Shift work. Long hours away from family, increased call volume, sleep deprivation and the trauma of what you see everyday on the rig in Emergency Medical Services can lead to rapid and sometimes severe clinician burnout. But when does it become critical? When does it become a crisis?
Stress from the nature of the responses themselves – the screams from parents who were just told their infant has died, the sights, sounds and smells of a horrific multi-casualty DUI motor vehicle crash, fire deaths – are all part of the job but still weigh heavily on the first responders nonetheless.
Sure, EMS is a calling. Any responder will tell you that. But sometimes we avoid asking for help, because we are educated and trained to handle the worst of the worst. Some providers won’t ask for help out of the fear of being perceived as weak, or worse, being told they are unfit to ride the rig anymore. Many are afraid to be pulled for counseling, only to be told they suffer from Post Traumatic Stress Disorder (PTSD) – a very real entity in EMS: “They’ll send the police.” “Everyone will know.” “I’ll end up in a psych facility.”
The good news is that there are outlets. Peer discussions, even the ones that start with just a dialogue with the fellow crew, can help blow off steam. But what if the depth of that pain, the final straw of that one bad call, begins bleeding over into the other areas of that responder’s life? Family life suffers, social interaction falls by the wayside, and insomnia increases exponentially.
Many agencies have responded by offering CISM programs – Critical Incident Stress Management – usually after “the big bad one,” where clearly every first responder on scene has been affected and needs to debrief and talk it through. Usually it works the same way; everyone goes out of service, other units move in to cover the area, and CISM trained counselors herd the responders into a station and hold a group session: “What did we do great on this scene?” “How do you feel?” “Was there anything we could’ve done better?” And sometimes the answer is, “There was nothing any of us could’ve done to change the outcome here.” In some instances, if the call is bad enough, the local Hospice group and even the department chaplain are on hand.
Beyond that, there is EAP (Employee Assistance Programs) offered by many agencies through their insurance carrier. In one referral phone call, trained counselors can assess the situation and get a clinician in trouble to a professional therapist to talk it out on a higher level.
And what happens if all of these things fail? When the cumulative affect of all the things the responder has seen in totality finally take its toll? They are clearly at a crisis level. And then there’s the word no one wants to utter: suicide.
There has been an industry-wide push in recent years to recognize and act on potential clinician suicide risks. In September 2015, The Journal of Emergency Medical Services (JEMS) published an alarming study on the subject. They conducted a survey that spanned all 50 states; the initial focus was on severe and critical EMS stress, with questions about suicidal thoughts and risks.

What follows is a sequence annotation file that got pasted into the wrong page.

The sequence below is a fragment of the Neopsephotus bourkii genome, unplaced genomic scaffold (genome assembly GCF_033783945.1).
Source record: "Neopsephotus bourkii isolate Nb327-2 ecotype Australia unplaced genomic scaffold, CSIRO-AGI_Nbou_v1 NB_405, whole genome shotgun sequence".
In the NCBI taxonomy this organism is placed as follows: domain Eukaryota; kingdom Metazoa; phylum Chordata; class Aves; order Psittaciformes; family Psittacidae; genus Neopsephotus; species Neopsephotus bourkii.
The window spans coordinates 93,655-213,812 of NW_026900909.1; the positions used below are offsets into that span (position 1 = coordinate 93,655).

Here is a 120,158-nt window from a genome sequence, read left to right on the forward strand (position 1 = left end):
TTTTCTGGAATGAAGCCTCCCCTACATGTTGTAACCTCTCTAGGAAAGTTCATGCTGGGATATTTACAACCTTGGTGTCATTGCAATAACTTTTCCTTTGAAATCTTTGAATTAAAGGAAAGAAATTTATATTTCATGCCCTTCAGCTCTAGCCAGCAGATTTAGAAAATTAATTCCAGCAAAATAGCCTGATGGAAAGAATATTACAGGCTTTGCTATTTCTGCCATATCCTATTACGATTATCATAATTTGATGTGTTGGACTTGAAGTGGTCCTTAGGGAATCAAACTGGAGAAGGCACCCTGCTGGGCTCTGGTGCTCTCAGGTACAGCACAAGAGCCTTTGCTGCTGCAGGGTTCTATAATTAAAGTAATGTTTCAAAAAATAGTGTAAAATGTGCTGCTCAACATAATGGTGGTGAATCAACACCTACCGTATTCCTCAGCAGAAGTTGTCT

What they found was enough to give any responder pause: 37% of survey respondents had contemplated suicide over job stress. This is compared to the Centers for Disease Control and Prevention’s national average of 3.7%. And 6.6% of them had actually attempted suicide. The CDC’s figures on that are 0.5%. The Firefighter Behavioral Health Alliance has reported and confirmed 828 first responder suicides in the nation since 2012.
The National Suicide Prevention Lifeline has identified some suicide warning signs to be on the lookout for. Some may be obvious, and some may be just shrugged off as a bad shift:
- Responder is talking about feeling trapped
- Complaining about unbearable physical or mental pain
- Increase in alcohol consumption, illicit drug use or prescription pill dependency
- Appearing anxious, reckless, agitated
- Not sleeping at all, or sleeping all the time
- Suddenly withdrawing from friends and family
- Feeling like a burden to others
- Giving up on activities they once loved
- Open displays of rage
- Preoccupations with revenge
- Extreme mood swings
The National Suicide Prevention Lifeline is available 24 hours a day, 7 days a week. They are always there for anyone and everyone – including our first responders – that are in crisis or contemplating suicide. The phone number is 1-800-273-TALK (8255).
The bottom line is that we need to watch each other, pay attention and act when something just doesn’t seem right. To borrow a phrase from law enforcement: if you see something, say something. You just might save a life.
Disclaimer: The content in this article is the opinion of the writer and does not necessarily reflect the policies or opinions of US Patriot Tactical.
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